Steven M Saus, head of Alliteration Ink, is putting together a charity anthology to raise money for Greg Campbell, a writer, Navy veteran, and single parent. You see, Greg recently lost everything in a house fire. This fire happened not long after his wife died. I can’t imagine the strain such back to back tragedies would cause. Greg’s relatives set up crowdfunding campaign to help get him back on his feet. The details of it can be found here.
I’ve put my money where my mouth is and donated to the cause. More than that, I’ve given Steven permission to reprint my story, “Fangirl”, in the anthology. Even if you already own a copy of Sidekicks!, I urge you to consider purchasing this anthology. Those who contribute $25 or more will receive a copy of Life After Ashes. This book will have stories from over 50 authors including Lucy A Snyder, Nisi Shawl, Gary Graunbeck, and Tobias Buckell.
More details can be found on Alliteration Ink’s tumbler page here.
The fundraiser only has 17 more days left. After February 2nd, the book will not be available again. Even if you can’t afford $25, please consider donating what you can. Thank you!
There’s no other way to say it. 2014 was terrible for me. I lost Chaos, who was my best friend outside of my wife, to cancer. My wife had to have surgery on her foot. Despite our health insurance, this resulted in a flood of medical bills that taxed our finances after paying for Chaos’s treatment. And then, thanks to the policies of my wife’s employer, all the work done by the surgery was reversed because my wife was faced with the choice of either going back to work too soon or be unemployed. Our year in health finished out by me learning that someone very near and dear to my heart has a terminal illness they have been hiding from everyone. Continue reading
Several weeks back I wrote up a review of Context, a local convention with an emphasis on speculative fiction writing. At the end of the post, I encouraged people to attend next year. I’m afraid I’m going to have to rescind that recommendation. Continue reading
After the fourth straight day of seeing picture after picture in my Facebook feed of dogs up for adoption, I approached my wife.
“I get the feeling you’re trying to tell me something.”
“What do you mean?” she asked.
“The dog posts in Facebook. You keep “liking” posts about dogs up for adoption. You want to rescue another dog.”
While we had taught Chaos and Jessie a fair number of behaviors over the years, there was one trick they had taught my wife in return: The Bashful, Apologetic Eyes. She used it then, in response to my assertion. She followed it up with a pout filled, “yeah”. Continue reading
OK, maybe calling it “fan art” is a bit of stretch, but my friend, artist and web designer, Pete Vasquez drew the following portrait of Friedrich Von Krieger from my story, “The Pro Turned Weird.”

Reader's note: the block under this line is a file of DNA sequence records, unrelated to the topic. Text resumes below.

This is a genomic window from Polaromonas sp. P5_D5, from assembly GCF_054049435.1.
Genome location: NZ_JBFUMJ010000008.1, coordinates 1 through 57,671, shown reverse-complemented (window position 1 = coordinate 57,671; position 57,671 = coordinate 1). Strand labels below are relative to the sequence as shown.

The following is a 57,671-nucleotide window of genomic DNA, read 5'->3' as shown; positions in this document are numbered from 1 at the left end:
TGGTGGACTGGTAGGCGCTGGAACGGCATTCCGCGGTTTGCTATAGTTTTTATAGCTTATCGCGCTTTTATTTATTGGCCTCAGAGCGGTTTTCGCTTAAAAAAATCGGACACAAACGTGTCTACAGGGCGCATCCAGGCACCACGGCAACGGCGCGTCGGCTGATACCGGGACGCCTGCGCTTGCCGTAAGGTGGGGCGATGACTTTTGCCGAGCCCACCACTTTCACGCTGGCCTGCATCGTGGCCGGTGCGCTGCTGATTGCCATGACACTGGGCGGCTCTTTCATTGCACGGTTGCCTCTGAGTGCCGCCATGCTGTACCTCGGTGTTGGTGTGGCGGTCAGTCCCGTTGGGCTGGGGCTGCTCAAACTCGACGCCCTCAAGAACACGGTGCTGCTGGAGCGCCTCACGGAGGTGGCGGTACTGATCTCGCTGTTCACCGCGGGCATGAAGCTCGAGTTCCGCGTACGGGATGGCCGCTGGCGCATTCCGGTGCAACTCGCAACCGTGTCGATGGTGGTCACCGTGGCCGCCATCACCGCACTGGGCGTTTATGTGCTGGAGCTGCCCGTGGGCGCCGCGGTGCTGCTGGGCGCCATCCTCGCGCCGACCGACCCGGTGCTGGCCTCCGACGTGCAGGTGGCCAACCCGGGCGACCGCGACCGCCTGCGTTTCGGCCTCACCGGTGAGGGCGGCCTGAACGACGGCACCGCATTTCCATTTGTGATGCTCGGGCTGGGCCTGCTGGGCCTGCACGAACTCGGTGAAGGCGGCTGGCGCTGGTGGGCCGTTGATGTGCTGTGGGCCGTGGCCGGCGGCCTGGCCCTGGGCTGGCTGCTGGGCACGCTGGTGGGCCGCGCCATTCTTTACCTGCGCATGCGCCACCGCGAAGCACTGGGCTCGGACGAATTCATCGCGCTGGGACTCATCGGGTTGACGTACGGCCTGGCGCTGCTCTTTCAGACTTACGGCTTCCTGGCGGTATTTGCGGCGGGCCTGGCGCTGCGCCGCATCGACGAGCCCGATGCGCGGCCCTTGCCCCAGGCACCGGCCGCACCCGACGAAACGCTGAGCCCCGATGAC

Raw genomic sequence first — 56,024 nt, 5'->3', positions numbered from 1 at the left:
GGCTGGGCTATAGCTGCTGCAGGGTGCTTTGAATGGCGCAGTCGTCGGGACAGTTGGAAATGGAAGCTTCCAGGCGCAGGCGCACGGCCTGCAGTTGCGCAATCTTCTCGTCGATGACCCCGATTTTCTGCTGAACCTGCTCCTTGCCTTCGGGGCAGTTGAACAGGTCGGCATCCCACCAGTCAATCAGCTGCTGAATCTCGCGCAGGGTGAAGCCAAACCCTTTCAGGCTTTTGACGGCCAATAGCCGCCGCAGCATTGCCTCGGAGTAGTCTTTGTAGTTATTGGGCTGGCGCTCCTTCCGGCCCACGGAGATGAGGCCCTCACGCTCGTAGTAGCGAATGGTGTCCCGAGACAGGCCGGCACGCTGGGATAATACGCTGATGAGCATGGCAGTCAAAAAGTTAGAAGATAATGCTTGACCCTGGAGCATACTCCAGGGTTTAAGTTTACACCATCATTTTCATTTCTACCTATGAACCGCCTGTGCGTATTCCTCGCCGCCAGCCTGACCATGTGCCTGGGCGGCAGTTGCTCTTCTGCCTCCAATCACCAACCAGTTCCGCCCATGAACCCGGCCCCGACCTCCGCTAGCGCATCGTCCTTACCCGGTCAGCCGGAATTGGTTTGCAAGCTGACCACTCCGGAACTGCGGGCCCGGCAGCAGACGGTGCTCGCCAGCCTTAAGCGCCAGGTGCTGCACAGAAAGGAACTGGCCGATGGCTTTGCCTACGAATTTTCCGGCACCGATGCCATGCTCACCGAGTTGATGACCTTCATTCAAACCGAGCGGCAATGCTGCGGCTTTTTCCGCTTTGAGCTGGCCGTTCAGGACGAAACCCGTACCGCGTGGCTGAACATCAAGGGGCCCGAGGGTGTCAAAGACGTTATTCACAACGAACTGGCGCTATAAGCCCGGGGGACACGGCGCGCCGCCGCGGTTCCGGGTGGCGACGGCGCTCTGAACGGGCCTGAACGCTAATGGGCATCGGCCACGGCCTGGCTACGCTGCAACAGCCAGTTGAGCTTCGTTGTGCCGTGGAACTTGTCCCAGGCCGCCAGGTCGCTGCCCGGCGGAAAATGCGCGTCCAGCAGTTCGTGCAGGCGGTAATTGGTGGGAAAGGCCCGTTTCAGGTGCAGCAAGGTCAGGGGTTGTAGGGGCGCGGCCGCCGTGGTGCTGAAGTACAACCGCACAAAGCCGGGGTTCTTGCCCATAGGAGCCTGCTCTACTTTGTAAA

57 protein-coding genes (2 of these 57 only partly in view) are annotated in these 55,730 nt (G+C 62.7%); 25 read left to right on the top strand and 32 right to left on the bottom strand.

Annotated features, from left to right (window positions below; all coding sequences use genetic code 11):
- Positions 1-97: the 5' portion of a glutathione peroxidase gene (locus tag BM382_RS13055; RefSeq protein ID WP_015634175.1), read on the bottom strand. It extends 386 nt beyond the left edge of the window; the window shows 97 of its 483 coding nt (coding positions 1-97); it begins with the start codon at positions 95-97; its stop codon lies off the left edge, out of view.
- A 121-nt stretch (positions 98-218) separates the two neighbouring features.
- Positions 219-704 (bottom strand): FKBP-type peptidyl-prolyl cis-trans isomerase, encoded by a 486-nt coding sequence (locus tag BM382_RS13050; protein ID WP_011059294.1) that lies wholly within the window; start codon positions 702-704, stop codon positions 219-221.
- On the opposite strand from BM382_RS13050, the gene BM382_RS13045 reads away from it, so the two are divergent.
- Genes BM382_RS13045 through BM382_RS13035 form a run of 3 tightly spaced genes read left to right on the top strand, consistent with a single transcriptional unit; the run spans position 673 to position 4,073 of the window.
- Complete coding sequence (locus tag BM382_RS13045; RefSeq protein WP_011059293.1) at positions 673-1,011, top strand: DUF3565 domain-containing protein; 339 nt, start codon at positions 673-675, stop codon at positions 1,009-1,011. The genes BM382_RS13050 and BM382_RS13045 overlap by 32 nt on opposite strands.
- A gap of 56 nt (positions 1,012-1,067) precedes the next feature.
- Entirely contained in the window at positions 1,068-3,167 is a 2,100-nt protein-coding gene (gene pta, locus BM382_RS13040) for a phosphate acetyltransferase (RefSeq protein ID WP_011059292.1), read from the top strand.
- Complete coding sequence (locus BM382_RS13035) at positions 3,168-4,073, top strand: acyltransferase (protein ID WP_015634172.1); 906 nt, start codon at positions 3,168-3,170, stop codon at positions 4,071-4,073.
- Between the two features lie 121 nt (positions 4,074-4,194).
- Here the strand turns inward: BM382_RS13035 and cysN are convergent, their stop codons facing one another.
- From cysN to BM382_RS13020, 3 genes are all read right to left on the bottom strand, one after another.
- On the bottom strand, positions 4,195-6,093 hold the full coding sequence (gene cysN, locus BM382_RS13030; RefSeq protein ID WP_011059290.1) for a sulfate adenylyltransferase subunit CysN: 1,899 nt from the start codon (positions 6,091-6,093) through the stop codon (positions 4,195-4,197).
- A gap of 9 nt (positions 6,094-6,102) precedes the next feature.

If you haven’t read it yet, you can find it over at the Stupefying Stories SHOWCASE.
I’d worked on the story for a good number of years, and Pete lived with me with during some of that time. I think he was just as happy as I was to see the story get a good home. Thanks, Pete!
Check it out, it’s free to read!
Stupefying Stories SHOWCASE
I’m going to share with you an Ohio secret. It’s not a big secret, and it’s certainly not a secret because people don’t like to talk about it. Quite the opposite, in fact. Yet, somehow, not enough folks know about it. It’s Context, a convention dedicated to the world of speculative fiction with a special emphasis on writing. Continue reading
I meant to write this months ago while Chaos was still alive. Yet, like so many other things in my life, I put it off thinking there was always tomorrow. Now tomorrow has come and I am without the most loving boy I have ever known. Chaos loved. There wasn’t a single person he met that he didn’t love. He knew the names of each of my friends. Each week on Thursday night he would become excited because he knew they were coming, even if no one told him, “It’s Thursday” (which would send him into a barking, corgi-butt wagging fit). Yet as much as he enjoyed hanging out with my D&D buddies, he loved our neighbors and their small herd of chihuahuas like family. Hanging out at their house was absolutely his favorite activity. Because of this, three years ago my wife and I thought he would like a fur brother of his own. So we started looking at rescue sites. After several weeks of searching, this photograph appeared in one of my feeds. Continue reading
I’m afraid to say that last night our beloved corgi-bear, Chaos, succumbed to the side effects of his cancer. As I’d written previously, the summer months brought with them a series of small nose bleeds. We all hoped that they were merely due to allergies, but as the months wore on they grew more and more frequent. Continue reading
Throughout the room I heard several of my female classmates gasp. I, too, was struck somewhat dumb by the news. But with several members of the football team sitting behind me, eager for any excuse to make my teenage life hell, I dared not express my feelings. Instead, I choked back on the emotions I felt for Buffy, my family’s dog. Even though I held my tongue, something about the teacher’s words didn’t feel right. Why would God punish an animal for being exactly what he created? Especially a dog that brings so much joy into peoples’ lives. I looked back up at Mr. Klemm. The football coach/religion teacher crossed his huge arms across his chest. A ripple of laughter shook his shoulders.
Yep,” he said with a beatific smile on his face, “your little Fido won’t be waiting for you in heaven. Dogs don’t have a soul.”